Garrett’s walk-off homer in 10th lifts Soddies over Frisco in regular season finale


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Amarillo Sod Poodles Stone Garrett gets the Gatorade bath after delivering a 3-run walk-off homer during the season finale at Hodgetown. [John Moore/ Press Pass Sports]

They may win the league championship or they may not even make the playoffs, but in their two years of active existence, the Amarillo Sod Poodles have gotten this storybook endings thing down pat.

The Sod Poodles ended a 12-game homestand and their second full season at Hodgetown on Sunday afternoon knowing they couldn’t repeat the onfield success of their inaugural season when they won the Texas League championship. But they still left their hometown fans happy.

In the bottom of the 10th inning in a typically wild Hodgetown game against the Frisco RoughRiders, the Sod Poodles trailed by a run and were down to their final three outs of the season regardless of what happened. It was only natural that their best hitter from the beginning of the season would be at the plate when the game ended.

With two runners on and one out after having tied the game, Stone Garrett blasted the first pitch from Frisco reliever Daniel Robert out of the park to left-center field in what was almost certain to be his last swing as a Soddie, lifting the Sod Poodles to a 14-11 win to conclude the regular season.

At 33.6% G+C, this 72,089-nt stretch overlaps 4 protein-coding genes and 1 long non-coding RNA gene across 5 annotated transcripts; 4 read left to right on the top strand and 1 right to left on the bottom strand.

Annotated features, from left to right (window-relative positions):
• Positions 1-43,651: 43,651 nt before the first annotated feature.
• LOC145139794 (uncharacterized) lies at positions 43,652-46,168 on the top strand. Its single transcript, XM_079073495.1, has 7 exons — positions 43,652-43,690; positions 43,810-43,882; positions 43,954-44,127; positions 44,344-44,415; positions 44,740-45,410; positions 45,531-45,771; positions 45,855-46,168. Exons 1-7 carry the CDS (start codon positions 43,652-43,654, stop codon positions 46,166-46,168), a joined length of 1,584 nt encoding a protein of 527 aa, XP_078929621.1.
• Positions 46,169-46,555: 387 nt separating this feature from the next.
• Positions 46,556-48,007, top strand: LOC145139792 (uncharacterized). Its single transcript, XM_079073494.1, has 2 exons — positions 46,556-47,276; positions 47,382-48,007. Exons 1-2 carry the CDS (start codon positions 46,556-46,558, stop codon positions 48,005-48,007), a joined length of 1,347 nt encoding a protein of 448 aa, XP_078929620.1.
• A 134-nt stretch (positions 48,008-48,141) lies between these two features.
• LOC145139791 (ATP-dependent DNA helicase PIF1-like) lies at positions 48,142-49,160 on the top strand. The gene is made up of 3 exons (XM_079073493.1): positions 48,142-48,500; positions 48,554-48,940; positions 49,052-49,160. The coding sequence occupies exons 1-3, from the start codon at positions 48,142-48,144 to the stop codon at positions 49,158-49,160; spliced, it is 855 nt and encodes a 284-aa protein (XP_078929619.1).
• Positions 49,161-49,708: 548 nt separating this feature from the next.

“I’m not gonna lie,” said Garrett of thinking about the possibility of going yard to say goodbye to Amarillo. “I knew I was near 80 RBIs with 24 home runs with a .278 average and one good swing could get those numbers nice and even and it did do that.”

Garrett did finish the season with 25 homers, which was second in the Double-A Central League to Tulsa’s Ryan Noda, but his homer broke the tie with Noda for the league’s RBI crown with 81. Such a season will likely ticket him to the Sod Poodles parent club Arizona Diamondbacks Triple-A affiliate Reno to start next season.

But aside from individual accomplishments, Garrett’s homer made a major statement regarding the Soddies’ impact on the league. The Sod Poodles finished the season 59-61, out of the playoff picture, but their win over Frisco still decided things.

Because of the loss, Frisco (64-55) was eliminated from the Central League’s championship playoff series by virtue of losing a tiebreaker with Northwest Arkansas, who beat Springfield 9-4. Had the RoughRiders beaten the Sod Poodles in the finale, they would have been in the championship series against Wichita.

It was a typically entertaining Hodgetown game, as the two teams combined for eight homers. Prior to Garrett’s blast, Eduardo Diaz hit two homers for the Sod Poodles, including a grand slam.

Frisco scored three runs in the top of the ninth off Soddies reliever Denson Hull for a 10-7 lead, but the Sod Poodles tied it with one out in the bottom of the inning with a three-run homer by Ryder Jones to force extra innings. The RoughRiders scored a run in the top of the 10th to reclaim the lead, then the Sod Poodles tied it when Jancarlos Cintron doubled home placed runner Lyle Lin to tie the game, eventually setting the stage for Garrett’s game-winner off Daniel Robert.

“I’ll remember today as just a hell of a ball game,” Garrett said. “To finish it with a great group of guys fight to the end, like Ryder Jones coming up with a huge three-run homer to tie it and then the guys getting on in extra innings to let me put the swing on the ball is special. I couldn’t ask for more.”

The last inning of this season won’t carry the drama of the last one of the inaugural season in 2019 when the Sod Poodles were affiliated with the San Diego Padres. In game five of the Texas League Championship at Tulsa, the Sod Poodles rallied from a two-run deficit in the top of the ninth on Taylor Trammel’s grand slam to highlight an 8-3 victory and break the hearts of the Drillers.